Originally published in Blakes Bulletin on
Environmental Law, July 2008
A New Brunswick court has upheld a little-known provision of
a federal regulation which makes it an offence to disturb,
destroy or take a nest of a migratory bird without a permit.
Companies in the natural resources sector, farmers, real estate
developers and others whose activities affect migratory birds
or their nesting grounds should take note. While the court
upheld the law, the federal government has yet to develop a
system to regulate the management of unintentional, or
"incidental" violations that occur during otherwise
legal activities such as forest management.
The prohibition found in section 6(a) of the Migratory Birds
Regulations (MBR) adopted under the federal Migratory Birds
Convention Act (MBCA) has been in effect for several decades,
though enforcement has been rare. Recently, the Canadian
Wildlife Service has brought charges under various sets of
circumstances where industrial activity disturbed or destroyed
migratory bird nests. In the New Brunswick case, a company and
one of its employees face charges of having disturbed an active
Great Blue Heron colony and damaged or destroyed eight Great
Blue Heron nests during logging operations on private forest
lands. The company replied to the charges with an attack on the
constitutionality of the MBCA and the MBR. Counsel for the
company argued that the law deals with subject matter reserved
to the provincial legislatures under the Constitution Act,
1867, and that the wording of the prohibition violates section
7 of the Canadian Charter of Rights and Freedoms
(charter), because it is too vague or too broad. (Section 7
states that everyone has the right to life, liberty and
security of the person and the right not to be deprived thereof
except in accordance with the principles of fundamental
The New Brunswick Provincial Court dismissed both sets of
arguments. First, the court found that the MBCA was adopted to
give effect to a 1916 treaty between Canada and the U.S., a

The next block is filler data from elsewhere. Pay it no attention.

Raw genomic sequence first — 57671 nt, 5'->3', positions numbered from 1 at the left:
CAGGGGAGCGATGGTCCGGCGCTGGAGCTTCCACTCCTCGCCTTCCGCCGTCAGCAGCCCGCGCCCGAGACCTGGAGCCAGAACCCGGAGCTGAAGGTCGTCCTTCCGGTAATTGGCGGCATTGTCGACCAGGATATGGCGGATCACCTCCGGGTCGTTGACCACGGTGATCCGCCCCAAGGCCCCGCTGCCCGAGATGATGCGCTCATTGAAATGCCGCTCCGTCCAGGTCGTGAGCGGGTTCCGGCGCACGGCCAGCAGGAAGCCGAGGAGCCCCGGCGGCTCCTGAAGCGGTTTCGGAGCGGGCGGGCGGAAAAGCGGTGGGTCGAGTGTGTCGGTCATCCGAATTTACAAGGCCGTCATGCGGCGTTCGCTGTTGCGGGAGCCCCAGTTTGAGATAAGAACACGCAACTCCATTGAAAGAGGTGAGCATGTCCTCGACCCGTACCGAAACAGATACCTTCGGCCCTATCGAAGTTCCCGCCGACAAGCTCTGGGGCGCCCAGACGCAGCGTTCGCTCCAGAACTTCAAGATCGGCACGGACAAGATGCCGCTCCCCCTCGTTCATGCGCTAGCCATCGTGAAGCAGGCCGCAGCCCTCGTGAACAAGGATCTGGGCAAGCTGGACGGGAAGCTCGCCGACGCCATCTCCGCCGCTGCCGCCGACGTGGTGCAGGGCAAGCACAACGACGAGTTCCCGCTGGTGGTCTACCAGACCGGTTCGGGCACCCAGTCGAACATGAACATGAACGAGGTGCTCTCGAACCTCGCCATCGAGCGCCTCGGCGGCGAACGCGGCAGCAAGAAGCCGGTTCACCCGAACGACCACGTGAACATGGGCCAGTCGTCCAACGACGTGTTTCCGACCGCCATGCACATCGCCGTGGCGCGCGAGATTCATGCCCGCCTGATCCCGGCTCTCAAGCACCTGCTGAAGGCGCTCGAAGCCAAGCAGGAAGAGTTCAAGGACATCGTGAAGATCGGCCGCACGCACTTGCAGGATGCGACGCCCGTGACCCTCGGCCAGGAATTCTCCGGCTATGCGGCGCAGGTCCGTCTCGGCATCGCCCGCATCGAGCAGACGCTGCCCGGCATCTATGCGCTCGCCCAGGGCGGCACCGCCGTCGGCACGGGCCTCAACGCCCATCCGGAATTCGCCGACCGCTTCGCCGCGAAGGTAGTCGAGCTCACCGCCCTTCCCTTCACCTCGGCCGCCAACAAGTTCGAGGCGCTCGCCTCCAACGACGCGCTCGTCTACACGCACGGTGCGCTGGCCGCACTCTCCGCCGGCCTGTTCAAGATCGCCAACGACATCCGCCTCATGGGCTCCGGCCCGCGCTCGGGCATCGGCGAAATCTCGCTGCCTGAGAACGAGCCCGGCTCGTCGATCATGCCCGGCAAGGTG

treaty whose overarching purpose was, and remains, the
protection and conservation of migratory birds in their
nesting, migration, and over-wintering grounds. While the
threat in 1916 was over-hunting, the language of the treaty is
broad enough to allow the federal government to address more
recent threats such as "incidental take." It can do
so pursuant to its general constitutional authority to make
laws for the peace, order and good government of Canada, and
under its jurisdiction over the implementation of international
treaties entered into by the United Kingdom on behalf of
The court also rejected the company's charter
arguments, holding that the prohibition is not vague because
its meaning is clear to the general public. Neither is it
overbroad. The court agreed that while technically, the
prohibition applies to every instance of nest disturbance or
destruction, the fact that one can imagine a case where
enforcement would be unfair does not make the provision
unconstitutional, since minor or trivial violations are usually
overlooked by enforcement authorities. In any event, under the
MBCA, it would be open to a court to discharge someone found
guilty of a minor violation.
The company argued that the absence of a permitting system
makes it impossible for a defendant to establish due diligence
and thereby escape conviction, since engaging in an activity
such as logging automatically entails the destruction of
migratory bird nests. The court disagreed. According to the
court: "It is up to the defendant to establish that he
took those steps which a reasonable man would have taken in the
circumstances." The matter will now proceed to trial.
Changes made to the MBCA in 2005 allow the federal
government to amend the MBR to establish conditions under which
nests may be harmed during otherwise legal activities, such as
forestry, mining or real estate development. Options currently
under consideration cover the regulatory spectrum, from
population-based migratory bird management plans to individual
permitting. A key concern is how to achieve legal certainty for
affected industries without creating yet another layer of
regulatory red tape or interfering with matters under
provincial legislative authority. For the time being, and as
confirmed by the New Brunswick Provincial Court, disturbing,
destroying or taking nests of migratory birds remains a
violation of the MBCA, even when the violation is the
unintended, practically unavoidable consequence of carrying on
otherwise legal activities.
The content of this article is intended to provide a
general guide to the subject matter. Specialist advice should
be sought about your specific circumstances.
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